of those principles and rules with which a
purpose of giving them a condensed view of the subject, and enabling learning and professional and practical knowledge with a popular and untechnical exposition of the subject-matter. ....
general study of the law has furnished them."-Law Student's MaIndependently of
gazine. the legal and practical value of this book as a trustworthy guide to
"Mr. Dart's labours have produced in this compendium a readable parish officers in the performance of their duties, it has a constitutional and historical value of no ordinary kind."-Glohe.
book for the use of beginners. He has paid particular attention to the
attainment of a logical arrangement, and a clear and concise style. .. "This book is an interesting one, containing much practical informa
Without sacrificing its character as an elementary treatise, Mr. Dart has tion concerning parochial duties, with which it concerns every one to
also made an useful book of practice. . . . The work is well worthy of a be conversant; and its utility will not be by any means confined to those who agree in the opinions of the writer." -Morning Post.
place, not only in the general library, but in that selection of books “The parish stands, or ought to stand, in the same relation with re
which the working lawyer looks upon as his best tools; which come
most readily to his hand, and which he gets to look upon as a part of gard to the ratepayers as the kingdom does to its Parliament.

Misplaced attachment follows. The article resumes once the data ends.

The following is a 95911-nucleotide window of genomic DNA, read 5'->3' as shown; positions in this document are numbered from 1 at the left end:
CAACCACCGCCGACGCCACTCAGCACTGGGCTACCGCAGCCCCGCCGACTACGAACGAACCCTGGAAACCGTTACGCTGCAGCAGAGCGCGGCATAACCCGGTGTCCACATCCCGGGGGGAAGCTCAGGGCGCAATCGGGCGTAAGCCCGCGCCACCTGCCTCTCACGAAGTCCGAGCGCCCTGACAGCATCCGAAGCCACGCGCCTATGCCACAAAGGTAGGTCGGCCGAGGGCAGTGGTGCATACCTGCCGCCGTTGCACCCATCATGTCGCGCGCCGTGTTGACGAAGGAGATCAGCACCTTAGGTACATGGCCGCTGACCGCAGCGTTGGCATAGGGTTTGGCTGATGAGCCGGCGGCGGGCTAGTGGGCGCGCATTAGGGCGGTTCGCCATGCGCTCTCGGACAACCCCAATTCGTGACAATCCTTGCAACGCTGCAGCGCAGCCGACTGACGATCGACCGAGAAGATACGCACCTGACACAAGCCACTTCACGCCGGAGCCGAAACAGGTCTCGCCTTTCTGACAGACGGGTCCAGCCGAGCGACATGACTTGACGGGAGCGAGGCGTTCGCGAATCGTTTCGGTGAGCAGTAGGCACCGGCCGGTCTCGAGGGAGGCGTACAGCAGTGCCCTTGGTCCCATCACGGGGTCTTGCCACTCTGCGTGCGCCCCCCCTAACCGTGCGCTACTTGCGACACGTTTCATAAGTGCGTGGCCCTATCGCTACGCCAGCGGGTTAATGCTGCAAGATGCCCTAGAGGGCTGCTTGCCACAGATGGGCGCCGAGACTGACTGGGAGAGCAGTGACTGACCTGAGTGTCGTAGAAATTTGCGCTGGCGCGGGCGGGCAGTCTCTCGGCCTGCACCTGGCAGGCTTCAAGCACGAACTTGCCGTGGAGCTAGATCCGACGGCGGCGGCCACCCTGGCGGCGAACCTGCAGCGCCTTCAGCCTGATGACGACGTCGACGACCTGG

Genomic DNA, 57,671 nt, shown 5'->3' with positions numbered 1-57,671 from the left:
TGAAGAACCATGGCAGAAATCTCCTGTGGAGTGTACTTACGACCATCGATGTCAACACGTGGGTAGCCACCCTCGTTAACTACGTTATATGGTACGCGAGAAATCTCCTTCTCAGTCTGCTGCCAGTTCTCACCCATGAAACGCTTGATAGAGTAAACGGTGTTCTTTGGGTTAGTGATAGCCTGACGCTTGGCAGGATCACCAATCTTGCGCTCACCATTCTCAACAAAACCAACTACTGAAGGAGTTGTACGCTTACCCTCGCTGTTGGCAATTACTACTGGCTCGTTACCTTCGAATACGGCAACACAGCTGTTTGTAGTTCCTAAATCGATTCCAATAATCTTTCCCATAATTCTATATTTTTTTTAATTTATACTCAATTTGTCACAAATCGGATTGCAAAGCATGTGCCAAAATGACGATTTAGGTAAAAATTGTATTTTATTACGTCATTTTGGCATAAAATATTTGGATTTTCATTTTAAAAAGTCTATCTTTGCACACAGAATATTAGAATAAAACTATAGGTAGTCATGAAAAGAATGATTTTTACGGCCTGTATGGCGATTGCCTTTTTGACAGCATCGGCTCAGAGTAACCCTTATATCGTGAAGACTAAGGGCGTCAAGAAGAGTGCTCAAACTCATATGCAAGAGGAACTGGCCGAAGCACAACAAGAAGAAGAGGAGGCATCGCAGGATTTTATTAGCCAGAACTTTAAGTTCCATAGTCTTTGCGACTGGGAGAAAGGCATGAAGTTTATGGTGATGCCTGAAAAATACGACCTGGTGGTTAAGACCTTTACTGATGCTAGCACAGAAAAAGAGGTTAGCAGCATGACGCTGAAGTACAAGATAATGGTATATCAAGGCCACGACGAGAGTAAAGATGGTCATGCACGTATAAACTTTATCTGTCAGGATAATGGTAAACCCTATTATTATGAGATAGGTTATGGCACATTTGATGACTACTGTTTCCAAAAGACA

himself."-Law Review, May 1, 185). But the means of knowing his rights and duties have hitherto been
"The work is short, readable, and very accurate...
With these denied to a man of ordinary education and means. The book now be
quotations we will close our notice of a work which is obviously prepared fore our notice will be of great service in supplying this hiatus. Written
with great care, and will, we think, become a standard text-book."in a condensed form and comprehensible style, it combines the accuracy
Jurist, March 2, 1851. of a law-book with the pleasant tone of an essay and the usefulness of a dictionary. .... As a practical treatise of reference, we can sincerely
"Its plan is well arranged, the cases are carefully collected, the
law recommend this book to our readers. . . . . Let them place it upon
is clearly expounded, and in every part of the treatise there is a great
deal of learning. their library tables, and they need never be at fault upon a point of law
: .. The style is singularly compact."-Law Times,
March 8, 1851. or practice as to what is required of them as parishioners, or be unable to perform their ordinary duty as such according to law and their own
Stevens & Norton, 26, Bell-yard, Lincoln's-inn. satisfaction.”—Manchester Daily Times.
FOSTER ON SCIRE FACIAS. “No living man has contributed so much to the proper understanding
In 8vo., price 15s, boards, and due appreciation of the ancient municipal institutions of England as the author of the volume before us. . . . . The writer's erudite A TREATISE on the WRIT of SCIRE FACIAS, with acquaintance with the subject in all its bearings renders him an emi
an Appendix of References to Forms. By THOMAS CAMPnently trustworthy authority. . . . . His present work contains a mass
BELL FOSTER, Esq., of the Middle Temple, Barrister at Law. of rare and serviceable information, written in a clear and untechnical